The RCVS Veterinary Nurses Disciplinary Committee (VN DC) has ordered that a veterinary nurse be removed from the Register after they found that she had been dishonest about an injury she allegedly sustained while working in practice in August 2015.
The inquiry in regard to Karen Tracey Hancock took place from Monday 18 to Thursday 21 January and proceeded in her absence. This was after Mrs Hancock indicated via email correspondence that she was content to neither appear at the hearing nor be represented, although she did submit some evidence in advance via email.
The charges against Mrs Hancock related to an injury she falsely claimed she sustained to her knee while moving a euthanased dog on 13 August 2015 that was then exacerbated while moving another dog on 29 August. The specifics of the charges were that she, between 26 November 2015 and 4 December 2015, dishonestly stated in a letter to her then employers that she had sustained these injuries due to the above two incidents. The charges also stated that, on a date between 13 August and 7 December 2015, she had made entries in the practice’s accident book also stating that she had injured her knee at work on 13 August 2015 and had aggravated the injury at work on 29 August 2015.
Furthermore, the charges also stated that, in County Court civil proceedings against the practice in relation to the alleged injuries, she falsely:
- Issued a claim notification form dated 22 January 2016 stating that she had sustained a knee injury caused by her work at the practice in August 2015;
- Signed a statement dated 30 June 2017 stating that she had sustained a knee injury at work on 13 August 2015 which had then been aggravated at work on the 29 August 2015;
- Issued Particulars of Claim dated 13 July 2018 stating that she had sustained a knee injury caused by her work at the practice on 13 August 2015.
The Committee first made its determinations on the facts of the case. The Committee noted that the County Court claim made by Mrs Hancock was listed for a trial and concluded with a consent order dated 21 June 2019 which stated that the claim was dismissed. It also considered evidence from eyewitnesses regarding the two alleged events that led to and exacerbated her knee injury in August 2015. In doing so the Committee found that, though Mrs Hancock did have an injury to her right knee, this was due to a horse-riding incident a number of years earlier and that her account of the incidents on 13 and 29 August, and therefore her claims to have been caused injury by them, were false and that her conduct had been dishonest. The Committee therefore found all charges against Mrs Hancock proven.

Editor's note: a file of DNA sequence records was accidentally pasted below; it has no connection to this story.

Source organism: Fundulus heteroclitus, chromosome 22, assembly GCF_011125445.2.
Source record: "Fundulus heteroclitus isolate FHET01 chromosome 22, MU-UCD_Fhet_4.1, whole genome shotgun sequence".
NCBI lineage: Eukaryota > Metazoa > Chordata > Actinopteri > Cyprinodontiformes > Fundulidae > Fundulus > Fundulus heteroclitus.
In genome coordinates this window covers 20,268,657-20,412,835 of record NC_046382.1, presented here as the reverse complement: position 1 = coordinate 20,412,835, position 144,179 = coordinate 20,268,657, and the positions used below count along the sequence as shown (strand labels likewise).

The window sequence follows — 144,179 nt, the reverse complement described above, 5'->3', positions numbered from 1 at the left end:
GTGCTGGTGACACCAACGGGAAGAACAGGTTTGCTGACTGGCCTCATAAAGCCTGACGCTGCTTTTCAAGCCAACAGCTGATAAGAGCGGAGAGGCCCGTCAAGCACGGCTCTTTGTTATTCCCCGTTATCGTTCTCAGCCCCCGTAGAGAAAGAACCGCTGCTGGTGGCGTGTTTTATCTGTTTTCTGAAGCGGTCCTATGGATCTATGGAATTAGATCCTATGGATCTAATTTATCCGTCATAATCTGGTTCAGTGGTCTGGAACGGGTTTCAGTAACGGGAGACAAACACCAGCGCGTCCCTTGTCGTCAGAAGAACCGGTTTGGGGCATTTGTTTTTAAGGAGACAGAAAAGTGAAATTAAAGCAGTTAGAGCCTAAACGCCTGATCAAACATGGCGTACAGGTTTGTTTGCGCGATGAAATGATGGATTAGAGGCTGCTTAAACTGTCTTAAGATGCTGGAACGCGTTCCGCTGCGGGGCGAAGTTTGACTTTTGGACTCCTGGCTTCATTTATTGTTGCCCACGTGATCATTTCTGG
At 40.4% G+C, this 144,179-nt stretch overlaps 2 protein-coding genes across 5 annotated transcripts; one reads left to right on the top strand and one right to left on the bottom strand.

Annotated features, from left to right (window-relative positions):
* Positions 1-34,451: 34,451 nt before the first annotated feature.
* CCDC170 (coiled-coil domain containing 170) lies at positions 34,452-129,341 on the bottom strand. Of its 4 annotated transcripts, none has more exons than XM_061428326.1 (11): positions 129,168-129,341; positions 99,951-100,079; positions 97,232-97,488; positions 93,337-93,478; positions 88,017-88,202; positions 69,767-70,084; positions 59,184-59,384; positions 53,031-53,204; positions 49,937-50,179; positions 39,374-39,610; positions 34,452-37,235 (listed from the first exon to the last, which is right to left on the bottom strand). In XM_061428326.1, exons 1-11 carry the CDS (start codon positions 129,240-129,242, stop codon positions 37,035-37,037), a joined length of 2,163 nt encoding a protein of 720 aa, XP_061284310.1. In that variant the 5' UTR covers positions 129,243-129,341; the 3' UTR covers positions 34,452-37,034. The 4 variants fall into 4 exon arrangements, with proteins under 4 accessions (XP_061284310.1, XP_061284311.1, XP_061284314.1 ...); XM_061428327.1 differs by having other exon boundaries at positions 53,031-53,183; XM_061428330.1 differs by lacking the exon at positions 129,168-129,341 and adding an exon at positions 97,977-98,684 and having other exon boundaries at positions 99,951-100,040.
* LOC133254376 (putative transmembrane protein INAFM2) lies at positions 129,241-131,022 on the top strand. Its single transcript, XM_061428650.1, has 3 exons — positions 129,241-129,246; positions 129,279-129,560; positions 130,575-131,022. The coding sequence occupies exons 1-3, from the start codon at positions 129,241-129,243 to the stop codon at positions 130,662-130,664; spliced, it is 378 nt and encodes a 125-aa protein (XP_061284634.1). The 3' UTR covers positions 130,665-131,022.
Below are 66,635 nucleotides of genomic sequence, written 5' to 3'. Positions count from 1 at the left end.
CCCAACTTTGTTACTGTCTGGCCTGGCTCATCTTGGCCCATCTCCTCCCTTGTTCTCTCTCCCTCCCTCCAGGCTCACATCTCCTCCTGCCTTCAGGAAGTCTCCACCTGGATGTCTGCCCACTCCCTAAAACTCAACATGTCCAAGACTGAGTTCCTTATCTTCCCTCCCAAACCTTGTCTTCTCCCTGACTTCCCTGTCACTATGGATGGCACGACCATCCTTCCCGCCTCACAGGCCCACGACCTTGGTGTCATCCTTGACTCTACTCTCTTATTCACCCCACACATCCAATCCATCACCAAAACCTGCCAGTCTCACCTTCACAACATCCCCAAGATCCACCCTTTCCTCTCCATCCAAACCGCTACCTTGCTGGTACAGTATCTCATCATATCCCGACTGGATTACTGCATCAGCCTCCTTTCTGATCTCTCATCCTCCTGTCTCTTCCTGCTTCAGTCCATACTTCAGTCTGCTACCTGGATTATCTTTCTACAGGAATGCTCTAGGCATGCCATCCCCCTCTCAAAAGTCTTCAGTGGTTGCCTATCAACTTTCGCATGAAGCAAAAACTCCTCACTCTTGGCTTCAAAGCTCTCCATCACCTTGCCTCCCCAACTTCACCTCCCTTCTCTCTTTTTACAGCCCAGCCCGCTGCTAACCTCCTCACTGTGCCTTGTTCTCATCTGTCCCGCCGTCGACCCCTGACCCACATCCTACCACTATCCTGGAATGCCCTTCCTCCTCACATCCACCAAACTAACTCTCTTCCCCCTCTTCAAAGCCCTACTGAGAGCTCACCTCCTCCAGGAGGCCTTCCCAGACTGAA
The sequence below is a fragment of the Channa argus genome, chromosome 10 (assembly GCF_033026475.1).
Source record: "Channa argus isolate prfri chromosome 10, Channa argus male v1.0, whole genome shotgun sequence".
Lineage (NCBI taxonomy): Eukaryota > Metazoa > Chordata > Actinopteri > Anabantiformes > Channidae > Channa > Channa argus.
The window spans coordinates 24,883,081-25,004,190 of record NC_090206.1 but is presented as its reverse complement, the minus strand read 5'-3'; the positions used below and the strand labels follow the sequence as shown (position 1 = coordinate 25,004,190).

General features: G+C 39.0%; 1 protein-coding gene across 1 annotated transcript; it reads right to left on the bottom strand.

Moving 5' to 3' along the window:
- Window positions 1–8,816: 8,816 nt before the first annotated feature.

The Committee then considered whether the proven charges amounted to serious professional misconduct. In doing so it considered submissions made by Counsel for the RCVS that there were a number of aggravating factors in the case of Mrs Hancock’s conduct including that the misconduct was sustained over a long period of time, was premeditated and involved lying for financial gain.
In commenting on whether the conduct was serious professional misconduct Judith Way, chairing the Committee and speaking on its behalf, said: “The Committee found all of the aggravating factors set out… in this case applied to its decision on whether or not the conduct amounted to disgraceful conduct in a professional respect.
“Such conduct would bring the profession of veterinary nurses into disrepute and would undermine public confidence in the profession because the dishonesty was directly concerned with the respondent’s work as a veterinary nurse in the veterinary practice.
“The Committee concluded that the dishonest behaviour was serious misconduct, particularly so because it took place at the respondent’s workplace. It considered that honesty and trust between veterinary nurses and their employers is essential to the profession and that such conduct as set out in the charges would be considered deplorable by other members of the profession.”
The Committee was therefore satisfied that all four charges individually and cumulatively amounted to serious professional misconduct.
Committee members then considered the appropriate sanction for Mrs Hancock, taking into account the aggravating factors, including a lack of insight in that, in correspondence before the hearing, she continued to deny the charges. In mitigation it noted that there had been a significant lapse of time and that she had a long and hitherto unblemished career.
On balance it decided that removal from the Register was the appropriate and proportionate sanction and requested Mrs Hancock be removed from the Register, particularly as dishonesty is considered “in the top spectrum of gravity” for misconduct.
Judith Way added: “The Committee acknowledged that the respondent was physically unwell with her knee between 2015 and 2019. However there was no evidence that her health had caused her to commit the misconduct. It noted the representations that the respondent made regarding the need to support herself financially but the Committee determined that the public interest outweighed the respondent’s own interests in this case because the proven dishonesty in the circumstances in which it took place was fundamentally incompatible with continued professional registration.
“In the Committee’s judgment without any evidence of remorse or insight by the respondent a suspension order could not meet the public interest in this case. It therefore concluded that removal of the Respondent’s name from the register was the proportionate and appropriate sanction in this case.”